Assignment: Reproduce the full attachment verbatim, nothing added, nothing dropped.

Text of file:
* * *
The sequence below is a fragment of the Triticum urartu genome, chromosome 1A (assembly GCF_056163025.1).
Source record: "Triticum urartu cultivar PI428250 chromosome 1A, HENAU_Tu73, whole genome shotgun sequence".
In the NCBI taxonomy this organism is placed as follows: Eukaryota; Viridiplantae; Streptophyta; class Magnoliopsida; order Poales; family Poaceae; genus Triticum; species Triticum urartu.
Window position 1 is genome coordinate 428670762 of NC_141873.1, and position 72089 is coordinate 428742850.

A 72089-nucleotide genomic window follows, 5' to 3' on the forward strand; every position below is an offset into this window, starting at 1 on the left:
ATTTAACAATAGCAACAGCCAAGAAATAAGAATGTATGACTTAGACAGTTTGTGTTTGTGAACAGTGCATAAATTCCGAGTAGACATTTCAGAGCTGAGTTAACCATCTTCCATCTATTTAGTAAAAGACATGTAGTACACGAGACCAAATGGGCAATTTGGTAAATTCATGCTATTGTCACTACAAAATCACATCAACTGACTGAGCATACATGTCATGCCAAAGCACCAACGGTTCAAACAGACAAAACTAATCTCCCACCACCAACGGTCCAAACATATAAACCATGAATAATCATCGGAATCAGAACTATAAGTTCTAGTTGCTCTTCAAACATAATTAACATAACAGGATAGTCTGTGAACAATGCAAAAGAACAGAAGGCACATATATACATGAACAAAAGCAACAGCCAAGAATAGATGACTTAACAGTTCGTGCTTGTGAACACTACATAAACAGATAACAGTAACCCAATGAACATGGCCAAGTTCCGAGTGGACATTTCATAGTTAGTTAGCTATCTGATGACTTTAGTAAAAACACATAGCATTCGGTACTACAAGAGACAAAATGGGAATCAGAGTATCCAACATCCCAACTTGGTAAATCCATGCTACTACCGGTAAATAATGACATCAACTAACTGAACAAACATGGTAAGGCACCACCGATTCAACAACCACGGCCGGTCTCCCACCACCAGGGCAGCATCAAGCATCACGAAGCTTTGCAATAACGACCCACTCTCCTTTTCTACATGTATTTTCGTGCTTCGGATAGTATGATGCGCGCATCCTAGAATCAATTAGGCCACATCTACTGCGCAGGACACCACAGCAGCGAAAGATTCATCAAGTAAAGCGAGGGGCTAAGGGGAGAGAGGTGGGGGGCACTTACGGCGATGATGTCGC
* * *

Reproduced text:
The sequence below is a fragment of the Triticum urartu genome, chromosome 1A (assembly GCF_056163025.1).
Source record: "Triticum urartu cultivar PI428250 chromosome 1A, HENAU_Tu73, whole genome shotgun sequence".
In the NCBI taxonomy this organism is placed as follows: Eukaryota; Viridiplantae; Streptophyta; class Magnoliopsida; order Poales; family Poaceae; genus Triticum; species Triticum urartu.
Window position 1 is genome coordinate 428670762 of NC_141873.1, and position 72089 is coordinate 428742850.

A 72089-nucleotide genomic window follows, 5' to 3' on the forward strand; every position below is an offset into this window, starting at 1 on the left:
ATTTAACAATAGCAACAGCCAAGAAATAAGAATGTATGACTTAGACAGTTTGTGTTTGTGAACAGTGCATAAATTCCGAGTAGACATTTCAGAGCTGAGTTAACCATCTTCCATCTATTTAGTAAAAGACATGTAGTACACGAGACCAAATGGGCAATTTGGTAAATTCATGCTATTGTCACTACAAAATCACATCAACTGACTGAGCATACATGTCATGCCAAAGCACCAACGGTTCAAACAGACAAAACTAATCTCCCACCACCAACGGTCCAAACATATAAACCATGAATAATCATCGGAATCAGAACTATAAGTTCTAGTTGCTCTTCAAACATAATTAACATAACAGGATAGTCTGTGAACAATGCAAAAGAACAGAAGGCACATATATACATGAACAAAAGCAACAGCCAAGAATAGATGACTTAACAGTTCGTGCTTGTGAACACTACATAAACAGATAACAGTAACCCAATGAACATGGCCAAGTTCCGAGTGGACATTTCATAGTTAGTTAGCTATCTGATGACTTTAGTAAAAACACATAGCATTCGGTACTACAAGAGACAAAATGGGAATCAGAGTATCCAACATCCCAACTTGGTAAATCCATGCTACTACCGGTAAATAATGACATCAACTAACTGAACAAACATGGTAAGGCACCACCGATTCAACAACCACGGCCGGTCTCCCACCACCAGGGCAGCATCAAGCATCACGAAGCTTTGCAATAACGACCCACTCTCCTTTTCTACATGTATTTTCGTGCTTCGGATAGTATGATGCGCGCATCCTAGAATCAATTAGGCCACATCTACTGCGCAGGACACCACAGCAGCGAAAGATTCATCAAGTAAAGCGAGGGGCTAAGGGGAGAGAGGTGGGGGGCACTTACGGCGATGATGTCGC